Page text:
Email sent out to 90-some people today. If you’d like to be added to the State College Food Security Network email list, please send me an email at firstname.lastname@example.org.
Hi All –
This is a new list – so I’m going to do a quick recap. If you want to be removed from this list, please let me know. If you want people added who are not on it, feel free to forward this message to those people, and send me their addresses to add to this list for future messages. More information is available at the Transition Centre County blog.
Transition Towns has an explanatory model for current global uncertainty – peak oil, climate change and economic contraction. They’ve also developed a response model centered on relocalization to reduce oil-dependent supply chains and help communities reskill local populations in traditional essentials like growing and preserving food, building and repairing structures and simple machines, and strengthening social networks. These relocalization strategies aren’t new, but since 2005, TT has been practicing and developing an effective organizing model, bringing the ideas to many communities around the world as the crises intensify. State College became an official Transition Town in April 2010.
Farmers, gardeners and environmentalists in the Centre region have been working toward a more sustainable community for decades. In July 2010, the Centre Daily Times launched a monthly Sustainable Centre County page, publishing columns by dozens of sustainability activists collectively possessing hundreds of years of experience in the field. In August 2010, I launched [this] blog – an electronic community bulletin board – to support the work of sustainability folks in and around Centre County through networking, calendar services, information sharing, and archiving of events. For the last six weeks or so, I’ve been sending a blog digest out once or twice a month to a list of about 450 people, compiled by members of Transition Town State College and stored in a ConstantContact account.
In December 2010, the CDT published a column about an alternative development plan for the vacant lot at Fraser Street and Beaver Ave, including a line drawing of the vision for a downtown indoor farmers market with community garden plots, a tool library, greenhouse, public meeting space and other features. Reader response was vigorous and small groups have been meeting monthly to explore the idea further.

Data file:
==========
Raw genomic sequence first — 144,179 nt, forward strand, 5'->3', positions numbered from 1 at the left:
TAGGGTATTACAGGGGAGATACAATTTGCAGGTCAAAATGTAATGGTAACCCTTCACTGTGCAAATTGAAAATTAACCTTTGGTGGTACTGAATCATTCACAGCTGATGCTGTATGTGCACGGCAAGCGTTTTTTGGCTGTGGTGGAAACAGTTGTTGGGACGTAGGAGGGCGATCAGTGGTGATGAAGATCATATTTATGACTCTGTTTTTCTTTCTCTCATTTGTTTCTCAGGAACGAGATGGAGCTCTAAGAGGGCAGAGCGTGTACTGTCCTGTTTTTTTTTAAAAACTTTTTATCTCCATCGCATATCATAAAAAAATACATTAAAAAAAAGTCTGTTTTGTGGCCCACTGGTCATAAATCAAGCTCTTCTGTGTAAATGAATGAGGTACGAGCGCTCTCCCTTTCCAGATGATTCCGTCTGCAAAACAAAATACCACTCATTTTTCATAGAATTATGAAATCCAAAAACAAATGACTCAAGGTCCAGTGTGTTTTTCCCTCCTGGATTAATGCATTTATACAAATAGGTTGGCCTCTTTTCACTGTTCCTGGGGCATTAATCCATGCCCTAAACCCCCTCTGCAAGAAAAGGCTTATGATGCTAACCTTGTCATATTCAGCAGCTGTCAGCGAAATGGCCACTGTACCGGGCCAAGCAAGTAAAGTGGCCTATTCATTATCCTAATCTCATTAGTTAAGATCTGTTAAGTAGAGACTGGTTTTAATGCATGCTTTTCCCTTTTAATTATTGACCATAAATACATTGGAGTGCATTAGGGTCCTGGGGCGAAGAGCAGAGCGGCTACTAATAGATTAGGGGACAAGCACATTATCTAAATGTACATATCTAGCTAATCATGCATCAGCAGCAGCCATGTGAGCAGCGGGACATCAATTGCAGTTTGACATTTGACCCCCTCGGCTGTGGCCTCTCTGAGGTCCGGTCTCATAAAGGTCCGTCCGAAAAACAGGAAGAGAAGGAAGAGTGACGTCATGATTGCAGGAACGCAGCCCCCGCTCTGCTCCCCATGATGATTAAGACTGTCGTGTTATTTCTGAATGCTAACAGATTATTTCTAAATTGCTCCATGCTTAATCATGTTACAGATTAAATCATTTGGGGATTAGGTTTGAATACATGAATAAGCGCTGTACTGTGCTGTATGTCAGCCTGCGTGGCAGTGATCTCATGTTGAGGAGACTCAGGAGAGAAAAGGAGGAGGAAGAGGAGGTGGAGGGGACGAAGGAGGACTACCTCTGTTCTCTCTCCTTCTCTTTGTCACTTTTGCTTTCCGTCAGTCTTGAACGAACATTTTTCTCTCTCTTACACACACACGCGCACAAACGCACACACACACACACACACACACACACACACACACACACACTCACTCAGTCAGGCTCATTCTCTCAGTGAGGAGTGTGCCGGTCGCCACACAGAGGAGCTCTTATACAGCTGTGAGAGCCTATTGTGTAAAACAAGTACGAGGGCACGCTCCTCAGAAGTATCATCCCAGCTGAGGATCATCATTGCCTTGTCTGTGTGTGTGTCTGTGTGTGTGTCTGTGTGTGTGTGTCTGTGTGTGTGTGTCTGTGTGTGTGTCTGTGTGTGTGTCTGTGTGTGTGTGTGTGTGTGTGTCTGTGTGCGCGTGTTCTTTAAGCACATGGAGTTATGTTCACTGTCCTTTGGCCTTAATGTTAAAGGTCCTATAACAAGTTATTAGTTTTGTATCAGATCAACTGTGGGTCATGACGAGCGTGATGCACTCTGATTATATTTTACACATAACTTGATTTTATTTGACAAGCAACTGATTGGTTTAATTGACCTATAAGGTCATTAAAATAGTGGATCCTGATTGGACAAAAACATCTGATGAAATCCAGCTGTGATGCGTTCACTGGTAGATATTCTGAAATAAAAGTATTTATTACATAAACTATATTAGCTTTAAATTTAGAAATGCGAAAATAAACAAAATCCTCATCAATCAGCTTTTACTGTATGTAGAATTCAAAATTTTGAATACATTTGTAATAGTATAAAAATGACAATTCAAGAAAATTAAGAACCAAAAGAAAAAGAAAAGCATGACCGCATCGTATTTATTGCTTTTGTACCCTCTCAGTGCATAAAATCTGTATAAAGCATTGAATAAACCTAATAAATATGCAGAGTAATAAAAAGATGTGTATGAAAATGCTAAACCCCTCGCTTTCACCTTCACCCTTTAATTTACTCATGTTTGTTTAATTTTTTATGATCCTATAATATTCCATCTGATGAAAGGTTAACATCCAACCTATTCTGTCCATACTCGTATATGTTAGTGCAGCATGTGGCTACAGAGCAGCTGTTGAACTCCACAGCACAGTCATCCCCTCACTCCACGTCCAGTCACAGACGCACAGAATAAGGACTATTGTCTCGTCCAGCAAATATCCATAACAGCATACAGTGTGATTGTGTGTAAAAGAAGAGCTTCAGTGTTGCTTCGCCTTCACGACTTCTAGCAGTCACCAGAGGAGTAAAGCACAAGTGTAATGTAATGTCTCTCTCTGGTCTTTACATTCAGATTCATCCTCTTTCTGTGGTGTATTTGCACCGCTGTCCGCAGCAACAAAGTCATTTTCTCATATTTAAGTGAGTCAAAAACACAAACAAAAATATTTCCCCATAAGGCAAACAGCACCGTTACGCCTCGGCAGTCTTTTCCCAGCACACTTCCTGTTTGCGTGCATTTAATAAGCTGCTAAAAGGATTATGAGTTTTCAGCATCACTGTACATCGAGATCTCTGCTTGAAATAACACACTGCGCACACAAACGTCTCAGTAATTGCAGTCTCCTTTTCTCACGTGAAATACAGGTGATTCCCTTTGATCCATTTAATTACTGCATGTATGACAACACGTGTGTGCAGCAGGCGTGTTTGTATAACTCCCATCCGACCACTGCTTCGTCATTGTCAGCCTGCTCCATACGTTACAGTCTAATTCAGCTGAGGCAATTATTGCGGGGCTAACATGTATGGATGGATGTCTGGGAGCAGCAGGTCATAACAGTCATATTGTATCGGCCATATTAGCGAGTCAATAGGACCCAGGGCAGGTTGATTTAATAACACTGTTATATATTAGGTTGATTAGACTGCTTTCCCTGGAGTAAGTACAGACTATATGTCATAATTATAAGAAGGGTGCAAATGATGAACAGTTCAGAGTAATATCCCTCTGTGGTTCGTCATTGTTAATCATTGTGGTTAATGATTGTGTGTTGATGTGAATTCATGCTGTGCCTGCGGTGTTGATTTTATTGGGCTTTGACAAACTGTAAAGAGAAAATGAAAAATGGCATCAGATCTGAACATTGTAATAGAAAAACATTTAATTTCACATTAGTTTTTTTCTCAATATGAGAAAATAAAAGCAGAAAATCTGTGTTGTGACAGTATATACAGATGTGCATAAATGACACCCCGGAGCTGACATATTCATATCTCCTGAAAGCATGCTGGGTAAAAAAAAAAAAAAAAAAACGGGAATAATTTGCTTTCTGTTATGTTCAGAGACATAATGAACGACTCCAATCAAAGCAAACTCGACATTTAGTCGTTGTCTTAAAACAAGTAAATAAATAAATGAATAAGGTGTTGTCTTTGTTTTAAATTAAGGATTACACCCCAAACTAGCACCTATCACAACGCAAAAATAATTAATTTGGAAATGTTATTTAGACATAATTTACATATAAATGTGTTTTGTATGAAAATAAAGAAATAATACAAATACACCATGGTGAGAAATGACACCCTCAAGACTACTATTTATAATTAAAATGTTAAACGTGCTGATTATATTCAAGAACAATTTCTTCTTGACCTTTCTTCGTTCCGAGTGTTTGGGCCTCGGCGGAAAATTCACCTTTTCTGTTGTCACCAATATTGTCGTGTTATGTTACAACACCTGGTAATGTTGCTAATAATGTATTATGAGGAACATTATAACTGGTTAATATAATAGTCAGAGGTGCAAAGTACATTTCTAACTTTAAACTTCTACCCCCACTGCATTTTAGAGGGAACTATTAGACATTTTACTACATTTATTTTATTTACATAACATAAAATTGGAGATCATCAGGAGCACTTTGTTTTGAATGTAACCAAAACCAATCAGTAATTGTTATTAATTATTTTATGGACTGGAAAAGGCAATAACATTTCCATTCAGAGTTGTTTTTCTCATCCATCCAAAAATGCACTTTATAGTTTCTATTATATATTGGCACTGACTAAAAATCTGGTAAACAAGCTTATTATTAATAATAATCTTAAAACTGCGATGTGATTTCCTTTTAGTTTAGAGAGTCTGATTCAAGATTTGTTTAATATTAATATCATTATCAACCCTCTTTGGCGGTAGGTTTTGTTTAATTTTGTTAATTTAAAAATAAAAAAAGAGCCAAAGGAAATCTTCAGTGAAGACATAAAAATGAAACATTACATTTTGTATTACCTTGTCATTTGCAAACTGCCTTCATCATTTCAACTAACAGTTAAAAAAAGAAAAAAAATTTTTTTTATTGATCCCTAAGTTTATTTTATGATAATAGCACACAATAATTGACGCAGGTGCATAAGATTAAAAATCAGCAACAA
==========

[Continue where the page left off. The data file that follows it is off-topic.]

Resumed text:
After a June 24 meeting, it seemed like moving forward in a two-track way would be helpful, so two teams were created – one to focus on fundraising and building aspects of rebuilding our local food system, and one to focus on conducting needs assessment studies and mapping projects to create a fuller understanding of what we have already in place, and what infrastructure and distribution systems we need to develop. We’ve been using Doodle polls to schedule meetings.
Last night (July 19) was the first meeting of the Building/Fundraising Team, and we discussed photos of vacant lots and a vacant building on North Barnard, taken by Charlie Kain and compiled into slide shows at the blog. The group decided our next step will be to arrange a meeting with Alan Sam and Courtney Hayden of the State College Borough government, with a view to identifying lots that the Borough is already interested in seeing converted to demonstration gardens, and preparing a budget for use during a Kickstarter fundraising campaign . Jackie Bonomo also passed along the following link -a Centre County vacant lot inventory.
In parallel, we’ll be working on an application for 501(c)3 status for the project, under the name Spring Creek Homesteading Fund,
VeggieCommons, but our current understanding is that we can use the Kickstarter funding to do an introductory, foothold project and develop other pieces of the system gradually over the coming decade(s).
Nine people filled out the Doodle poll for the Needs Assessment/Mapping team (Bill Sharp, Jackie Bonomo, Sylvia Neely, Charlie Kain, Dave Cranage, Sandra Wyngaard, Courtney Hayden, Anna Kocherperger, Greta Righter), and the only date that worked for all nine was Monday, July 25 at 7 p.m. I’m happy to make my house and/or backyard canopy available for the meeting and participate in it, but would rather not facilitate – so if anyone’s interested in coordinating that team, please let me know. I’ve also reached out to the director of the GIS program at Penn State – my son is interested in assisting the mapping team with the computer-related aspects. Again, more information about food mapping is available at the blog.
Also, the next TTSC meeting is July 27 at 7 p.m. at the State College Borough building.
Thanks to everyone. Please continue to keep in touch by phone or email and send information to the blog if you’d like it shared with readers.